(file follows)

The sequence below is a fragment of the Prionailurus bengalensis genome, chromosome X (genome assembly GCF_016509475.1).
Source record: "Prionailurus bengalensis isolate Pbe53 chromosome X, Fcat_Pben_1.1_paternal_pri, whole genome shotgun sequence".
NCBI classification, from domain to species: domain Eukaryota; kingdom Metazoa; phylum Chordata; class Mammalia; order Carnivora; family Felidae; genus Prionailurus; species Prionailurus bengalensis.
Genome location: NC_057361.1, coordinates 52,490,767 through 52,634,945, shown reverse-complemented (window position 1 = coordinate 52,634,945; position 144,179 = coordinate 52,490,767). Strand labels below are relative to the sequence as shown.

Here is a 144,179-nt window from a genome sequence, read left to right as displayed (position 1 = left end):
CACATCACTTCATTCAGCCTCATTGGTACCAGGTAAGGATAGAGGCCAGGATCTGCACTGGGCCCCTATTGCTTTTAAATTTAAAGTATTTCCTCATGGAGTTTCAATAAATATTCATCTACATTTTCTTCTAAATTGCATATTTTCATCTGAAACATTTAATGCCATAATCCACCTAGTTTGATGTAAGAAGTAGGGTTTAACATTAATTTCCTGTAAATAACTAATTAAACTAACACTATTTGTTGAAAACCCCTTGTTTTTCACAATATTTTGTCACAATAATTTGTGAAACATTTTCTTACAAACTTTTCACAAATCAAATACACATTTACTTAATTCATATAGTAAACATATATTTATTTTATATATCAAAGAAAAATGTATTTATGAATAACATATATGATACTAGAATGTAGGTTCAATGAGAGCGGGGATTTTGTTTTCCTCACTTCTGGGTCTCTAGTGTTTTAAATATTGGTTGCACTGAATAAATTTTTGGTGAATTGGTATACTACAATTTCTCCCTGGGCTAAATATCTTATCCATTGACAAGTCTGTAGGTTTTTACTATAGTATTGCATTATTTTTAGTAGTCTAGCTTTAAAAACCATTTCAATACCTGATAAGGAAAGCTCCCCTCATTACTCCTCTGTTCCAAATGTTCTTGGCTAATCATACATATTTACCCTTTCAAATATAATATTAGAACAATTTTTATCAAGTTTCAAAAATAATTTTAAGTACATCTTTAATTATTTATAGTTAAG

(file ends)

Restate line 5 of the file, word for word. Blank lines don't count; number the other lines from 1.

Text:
Here is a 144,179-nt window from a genome sequence, read left to right as displayed (position 1 = left end):